Murto: Lights won’t help Brickyard

By Craig Murto

This year’s running of the Brickyard 400 was a great race for Ryan Newman and an interesting race for fans.

But when all the hype has died down, a simple truth remains: The Indianapolis Motor Speedway currently is not conducive to exciting stock car racing.

Newman, an Indiana native, won the race. Strategies by other teams made it interesting for those following along — and in the end, it was good work by his pit crew (or poor work on the part of Jimmie Johnson’s crew) — that won him the race. But 400 miles is a long distance to watch NASCAR Cup cars run mostly single file.

What some press releases called a “near-capacity crowd” was actually about a third full. Given the fact that Indy holds such a large number of spectators, the Cup crowd was possibly between 80,000 to 100,000 — a good crowd — but that’s nowhere near the 250,000 the race once routinely drew.

So now there’s talk of spending perhaps $12 million or more to put lights around the Indianapolis Motor Speedway.

NASCAR night racing is hardly a novelty anymore. In some ways, fans are tired of it, as there are other things to do on Saturday nights than sit in front of the television. And, since there are so many Saturday night races, they don’t really draw more spectators. It’s a novelty when two or three Cup races are held at night; it’s the same old thing when that number swells to 10 to 14.

Not to mention the fact that televised Saturday night NASCAR races don’t do any favors to local short tracks, and is one reason NASCAR has 50 or fewer weekly sanctioned tracks around the country, whereas before the increasing number of televised Saturday night races NASCAR had 100 weekly tracks and a waiting list of facilities hoping to join those ranks. Many track owners don’t want to pay for a franchise from a corporate entity that turns around and competes against them, and you can’t blame them.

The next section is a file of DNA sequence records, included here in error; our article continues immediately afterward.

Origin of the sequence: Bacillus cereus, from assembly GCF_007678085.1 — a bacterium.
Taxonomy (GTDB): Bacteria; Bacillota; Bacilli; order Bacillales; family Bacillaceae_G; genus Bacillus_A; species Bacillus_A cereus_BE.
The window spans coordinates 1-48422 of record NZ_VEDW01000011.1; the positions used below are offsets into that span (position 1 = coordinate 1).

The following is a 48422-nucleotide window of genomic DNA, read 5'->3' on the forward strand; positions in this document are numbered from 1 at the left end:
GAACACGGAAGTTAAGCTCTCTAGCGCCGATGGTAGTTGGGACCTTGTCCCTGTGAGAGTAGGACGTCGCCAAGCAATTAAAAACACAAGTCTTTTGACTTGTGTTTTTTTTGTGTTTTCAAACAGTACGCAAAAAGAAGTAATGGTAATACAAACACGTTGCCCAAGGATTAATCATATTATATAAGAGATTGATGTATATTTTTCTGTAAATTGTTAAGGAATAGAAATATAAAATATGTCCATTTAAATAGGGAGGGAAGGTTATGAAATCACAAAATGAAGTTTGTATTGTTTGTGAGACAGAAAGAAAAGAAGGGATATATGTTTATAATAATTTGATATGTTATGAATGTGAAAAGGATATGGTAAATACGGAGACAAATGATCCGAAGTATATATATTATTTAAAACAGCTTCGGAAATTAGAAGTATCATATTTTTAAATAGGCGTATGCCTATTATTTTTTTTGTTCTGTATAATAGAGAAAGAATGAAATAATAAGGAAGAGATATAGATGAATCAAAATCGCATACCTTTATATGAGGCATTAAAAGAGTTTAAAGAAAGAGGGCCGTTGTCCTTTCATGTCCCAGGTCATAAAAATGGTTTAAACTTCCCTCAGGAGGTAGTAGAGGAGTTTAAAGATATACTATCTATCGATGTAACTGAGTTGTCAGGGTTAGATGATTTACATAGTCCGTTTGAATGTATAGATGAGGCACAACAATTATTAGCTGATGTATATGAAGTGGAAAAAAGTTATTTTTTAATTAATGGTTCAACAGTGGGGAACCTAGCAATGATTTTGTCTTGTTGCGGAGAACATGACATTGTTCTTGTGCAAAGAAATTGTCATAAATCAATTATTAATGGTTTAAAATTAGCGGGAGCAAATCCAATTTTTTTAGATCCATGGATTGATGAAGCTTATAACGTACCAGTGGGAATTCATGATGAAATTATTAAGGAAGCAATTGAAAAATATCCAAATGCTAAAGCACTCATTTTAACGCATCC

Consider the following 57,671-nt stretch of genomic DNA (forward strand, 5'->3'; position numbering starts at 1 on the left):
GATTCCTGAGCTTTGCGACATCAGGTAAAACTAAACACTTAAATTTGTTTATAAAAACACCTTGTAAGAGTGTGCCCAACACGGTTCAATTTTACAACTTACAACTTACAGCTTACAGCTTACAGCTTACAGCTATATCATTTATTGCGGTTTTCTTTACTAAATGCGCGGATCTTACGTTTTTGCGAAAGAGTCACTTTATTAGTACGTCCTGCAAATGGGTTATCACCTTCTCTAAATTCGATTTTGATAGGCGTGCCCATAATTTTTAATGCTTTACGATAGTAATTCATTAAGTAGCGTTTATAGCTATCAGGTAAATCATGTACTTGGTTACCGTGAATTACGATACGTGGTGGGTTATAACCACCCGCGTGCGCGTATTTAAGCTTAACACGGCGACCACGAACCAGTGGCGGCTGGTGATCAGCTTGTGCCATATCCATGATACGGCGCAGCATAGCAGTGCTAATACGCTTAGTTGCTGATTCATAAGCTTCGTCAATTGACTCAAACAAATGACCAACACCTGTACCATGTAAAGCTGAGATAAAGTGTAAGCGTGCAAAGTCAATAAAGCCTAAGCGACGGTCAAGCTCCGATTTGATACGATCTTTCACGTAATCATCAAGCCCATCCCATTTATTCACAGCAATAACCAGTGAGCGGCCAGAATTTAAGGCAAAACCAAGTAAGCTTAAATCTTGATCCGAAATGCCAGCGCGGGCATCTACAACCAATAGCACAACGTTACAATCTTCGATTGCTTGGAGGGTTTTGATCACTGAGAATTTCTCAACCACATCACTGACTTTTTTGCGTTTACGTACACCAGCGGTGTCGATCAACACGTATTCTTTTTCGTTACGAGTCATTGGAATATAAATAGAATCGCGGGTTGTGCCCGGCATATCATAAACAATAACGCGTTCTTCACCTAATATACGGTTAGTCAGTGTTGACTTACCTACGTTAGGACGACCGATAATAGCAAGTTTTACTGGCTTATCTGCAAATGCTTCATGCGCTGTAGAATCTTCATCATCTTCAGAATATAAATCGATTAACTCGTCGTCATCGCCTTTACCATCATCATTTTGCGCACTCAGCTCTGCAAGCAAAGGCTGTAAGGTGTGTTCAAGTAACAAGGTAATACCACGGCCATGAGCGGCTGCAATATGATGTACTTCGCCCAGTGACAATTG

Local tracks aside, racing Cup cars at night on the Indianapolis Motor Speedway will simply mean 400 miles of single-file racing at night. Will that put more people in the stands?

No, of course it won’t. It almost appears that people making decisions at our speedways and within our sanctioning organizations are bean counters who don’t understand racing. So let’s try to appeal to the bean counters.

After the 1992 Indy 500, the speedway did away with the aprons in the corners, thinking that it would help limit the severity of accidents at the track by changing the angles at which the cars hit the wall. Despite the fact that many people told the track it would make no difference, the track got rid of the paved aprons and put in grass where the track apron once was. It’s the same grass that got caught in Sam Hornish’s grill and caused his engine to overheat and blow during the Nationwide race.

Without the apron, stock cars in particular don’t stand much of a chance of going through the corner side by side. The track basically took away a racing groove after the 1992 season. As a result we have 400 miles of mostly single-file racing in the Brickyard 400. That — on top of the fact that Indy has horrible sightlines for spectators anyway — is why the race only draws a third of the crowd it once did.

Bean counters, pay attention: The apron in the corners of the racetrack can probably be restored for a lot less than half the money it will cost to install lights. Then the racing will improve, and then the crowds will return. Night racing is no longer a novelty; a weak product is a weak product, even if it’s served to the paying customer at night. Improve the product and you’ll see an increase in the number of paying customers.

The Indianapolis Motor Speedway can be restored to its pre-1993 configuration for a lot less money than it would cost to install lights. That will improve the product for every form of racing at the speedway — all of the racing on the track will improve. And once the product has improved, the fans will once again pay to be there to see it in person.

Veteran motorsports columnist Craig Murto is a Linden resident.